Power of Attorney Sale – Boulder Real Estate Agent
It is not uncommon as a real estate agent in Boulder to be asked the following (paraphrased) question: how does the process work in Colorado when using a power of attorney to sell real estate owned in the name of an incapacitated mother, father, grandmother, grandfather, or anyone else for whom one is acting as an agent under a general (i.e., financial) power of attorney? While the specifics of the process in any individual circumstance can only be answered following research and consultation with an attorney, the following is some general information that may be helpful if you are dealing with such a situation.
In Colorado there are two broad types of powers of attorney that can be used to sell real estate. The first is a specific power of attorney (i.e., a power of attorney for a limited purpose), allowing the sale of a specific parcel of real estate. The second is a general power of attorney. A general power of attorney is usually effective upon its execution by the principal (the person creating the power), making the power created a “standing power.” Occasionally, a general power of attorney will be effective at some later date or upon the occurrence of some specific event (e.g., incapacity as agreed to by two physicians), making the power created a “springing power.” By default, a general power of attorney executed on or after January 1, 2010 is “durable,” meaning it continues to be effective even when the principal is incapacitated, unless the instrument expressly provides that it is terminated by the incapacity of the principal. Colorado Revised Statutes § 15-14-704. In Colorado a power of attorney terminates, among other terminating events, when the principal dies or if the principal revokes the power of attorney.
Once an agent under a power of attorney has accepted appointment such agent is obligated to, among other things, “Act in accordance with the principal’s reasonable expectations to the extent actually known by the agent and, otherwise, in the principal’s best interest.” C.R.S. § 15-14-714(1)(a). As a general rule, so long as the principal still has some level of capacity and the ability to express his or her wishes, an agent would be well advised to consult with the principal prior to making decisions regarding the sale of real estate. Agents are also required to “Act only within the scope of authority granted in the power of attorney.” C.R.S. § 15-14-714(1)(c). Most general powers of attorney in Colorado, by broadly granting the agent with the authority to do all acts that the principal could do, or by reference to §§ 15-14-727 through 15-14-739, allow the sale or disposal of real estate for the benefit of the principal. Occasionally, even in a general power of attorney, the principal may not grant, or may specifically prohibit, the agent from having any authority over the principal’s real property. In such an event the agent would be prohibited from selling the principal’s real estate unless the authority was granted through another document.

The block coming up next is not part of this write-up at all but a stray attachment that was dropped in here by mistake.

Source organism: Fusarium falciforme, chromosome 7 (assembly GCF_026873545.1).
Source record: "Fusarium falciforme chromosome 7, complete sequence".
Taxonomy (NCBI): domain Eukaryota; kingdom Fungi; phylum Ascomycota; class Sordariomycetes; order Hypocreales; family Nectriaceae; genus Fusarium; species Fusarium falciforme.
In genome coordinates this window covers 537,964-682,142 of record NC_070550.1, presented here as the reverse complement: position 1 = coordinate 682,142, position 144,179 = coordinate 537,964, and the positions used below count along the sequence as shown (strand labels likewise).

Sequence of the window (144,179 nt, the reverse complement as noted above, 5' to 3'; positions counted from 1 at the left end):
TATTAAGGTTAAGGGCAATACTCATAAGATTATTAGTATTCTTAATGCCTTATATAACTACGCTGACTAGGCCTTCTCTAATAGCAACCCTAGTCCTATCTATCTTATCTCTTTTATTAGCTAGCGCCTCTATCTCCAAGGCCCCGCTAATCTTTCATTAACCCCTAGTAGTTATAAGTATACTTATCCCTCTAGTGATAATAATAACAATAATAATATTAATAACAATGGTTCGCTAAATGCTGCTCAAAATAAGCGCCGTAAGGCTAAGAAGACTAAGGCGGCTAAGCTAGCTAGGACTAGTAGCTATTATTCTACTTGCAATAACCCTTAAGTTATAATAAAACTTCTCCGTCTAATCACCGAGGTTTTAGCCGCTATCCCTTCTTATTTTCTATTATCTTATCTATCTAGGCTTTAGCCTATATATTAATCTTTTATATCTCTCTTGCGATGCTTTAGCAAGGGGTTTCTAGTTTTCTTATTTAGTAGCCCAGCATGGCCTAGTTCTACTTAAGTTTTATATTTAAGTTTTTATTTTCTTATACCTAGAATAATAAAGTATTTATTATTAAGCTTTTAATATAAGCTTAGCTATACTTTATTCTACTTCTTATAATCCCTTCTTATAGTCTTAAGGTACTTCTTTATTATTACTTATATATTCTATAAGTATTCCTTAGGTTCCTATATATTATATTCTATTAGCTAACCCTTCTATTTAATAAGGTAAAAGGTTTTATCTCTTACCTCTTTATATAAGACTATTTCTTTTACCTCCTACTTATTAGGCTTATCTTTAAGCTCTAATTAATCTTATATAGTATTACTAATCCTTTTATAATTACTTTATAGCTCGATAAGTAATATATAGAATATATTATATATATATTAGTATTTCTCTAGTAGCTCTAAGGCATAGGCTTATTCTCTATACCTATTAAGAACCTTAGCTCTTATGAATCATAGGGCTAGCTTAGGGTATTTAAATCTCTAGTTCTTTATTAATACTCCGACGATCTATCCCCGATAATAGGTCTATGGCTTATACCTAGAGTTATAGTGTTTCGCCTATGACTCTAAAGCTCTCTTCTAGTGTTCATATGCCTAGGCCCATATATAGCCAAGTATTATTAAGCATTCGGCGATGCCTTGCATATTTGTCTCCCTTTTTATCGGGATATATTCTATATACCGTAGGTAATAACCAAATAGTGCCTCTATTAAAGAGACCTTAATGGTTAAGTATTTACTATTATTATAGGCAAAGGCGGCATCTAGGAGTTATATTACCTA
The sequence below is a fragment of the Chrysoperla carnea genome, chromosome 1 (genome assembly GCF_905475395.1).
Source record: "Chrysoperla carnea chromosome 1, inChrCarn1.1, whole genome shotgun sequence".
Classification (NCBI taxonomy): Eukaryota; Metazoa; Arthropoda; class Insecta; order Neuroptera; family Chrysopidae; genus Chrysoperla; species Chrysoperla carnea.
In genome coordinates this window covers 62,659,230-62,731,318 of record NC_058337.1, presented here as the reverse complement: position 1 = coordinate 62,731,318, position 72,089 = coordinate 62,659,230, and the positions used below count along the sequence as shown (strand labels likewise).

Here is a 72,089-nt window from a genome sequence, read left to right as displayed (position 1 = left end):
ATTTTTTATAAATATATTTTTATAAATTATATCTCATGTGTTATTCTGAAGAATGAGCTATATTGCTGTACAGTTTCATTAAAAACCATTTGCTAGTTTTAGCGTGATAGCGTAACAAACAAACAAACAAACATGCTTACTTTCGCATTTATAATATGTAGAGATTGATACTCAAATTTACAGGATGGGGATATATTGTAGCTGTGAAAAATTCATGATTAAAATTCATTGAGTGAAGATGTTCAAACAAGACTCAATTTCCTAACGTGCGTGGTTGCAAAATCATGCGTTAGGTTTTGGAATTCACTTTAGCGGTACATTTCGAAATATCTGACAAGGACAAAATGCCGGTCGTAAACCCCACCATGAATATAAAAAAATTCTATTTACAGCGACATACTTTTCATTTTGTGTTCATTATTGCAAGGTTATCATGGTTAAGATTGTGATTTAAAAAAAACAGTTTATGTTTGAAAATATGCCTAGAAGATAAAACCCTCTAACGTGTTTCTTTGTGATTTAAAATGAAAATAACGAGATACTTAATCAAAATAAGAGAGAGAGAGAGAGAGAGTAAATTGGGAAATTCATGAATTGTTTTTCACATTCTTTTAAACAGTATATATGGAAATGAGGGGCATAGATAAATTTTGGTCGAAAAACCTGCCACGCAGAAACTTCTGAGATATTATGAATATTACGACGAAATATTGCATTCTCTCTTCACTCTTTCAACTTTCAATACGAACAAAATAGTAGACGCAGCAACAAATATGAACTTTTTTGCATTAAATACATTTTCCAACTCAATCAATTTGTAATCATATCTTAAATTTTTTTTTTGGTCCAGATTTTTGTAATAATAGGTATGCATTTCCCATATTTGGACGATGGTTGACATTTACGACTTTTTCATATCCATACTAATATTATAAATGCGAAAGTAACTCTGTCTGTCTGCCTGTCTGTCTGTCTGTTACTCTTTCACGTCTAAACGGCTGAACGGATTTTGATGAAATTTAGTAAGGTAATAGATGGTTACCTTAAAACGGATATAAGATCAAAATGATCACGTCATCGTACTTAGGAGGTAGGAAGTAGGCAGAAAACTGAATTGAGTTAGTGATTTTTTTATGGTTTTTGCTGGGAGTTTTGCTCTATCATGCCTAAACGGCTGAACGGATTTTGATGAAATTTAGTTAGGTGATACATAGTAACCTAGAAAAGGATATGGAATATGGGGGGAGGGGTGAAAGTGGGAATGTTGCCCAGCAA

Assuming the power of attorney was validly executed, the power of attorney grants the agent authority to sell real estate on behalf of the principal, the agent is acting in good faith, the sale of real property is in accordance with the principal’s reasonable expectations to the extent they are actually known or the sale of the property is in the principal’s best interest, and all other requirements are met then the process moves forward as it usually does with any other listing and sale. A listing agent must be selected and the listing documents must be executed, the property must be listed on the local multiple listing service (MLS), offers must be reviewed, if an offer is accepted the property will be evaluated by the prospective buyer through the due diligence period, and assuming all issues are resolved, the sale will close, with the agent under the power of attorney signing on behalf of the principal. The rules related to powers of attorney can be difficult to understand, which is why it is always best to seek legal counsel. However, when going through the process of selling real estate in Boulder County or anywhere in Colorado as an agent under a general power of attorney it is essential to have a knowledgeable, experienced real estate agent on your side to help guide you through the non-legal aspects of the process and work alongside your attorney to resolve any issues, if/when necessary. If you are looking into selling real estate in Boulder, Lafayette, Louisville, Longmont, Erie, Superior, Nederland or anywhere else in Boulder County, as an agent under a power of attorney, call your experienced, knowledgeable Boulder real estate broker today.
If you are looking for a Boulder real estate agent with a results oriented approach tailored to your specific needs, contact Royal Arch Real Estate. We are knowledgeable and experienced brokers who always have your best interests at the forefront of our minds, whether you are buying or selling a home, vacant land or a new construction.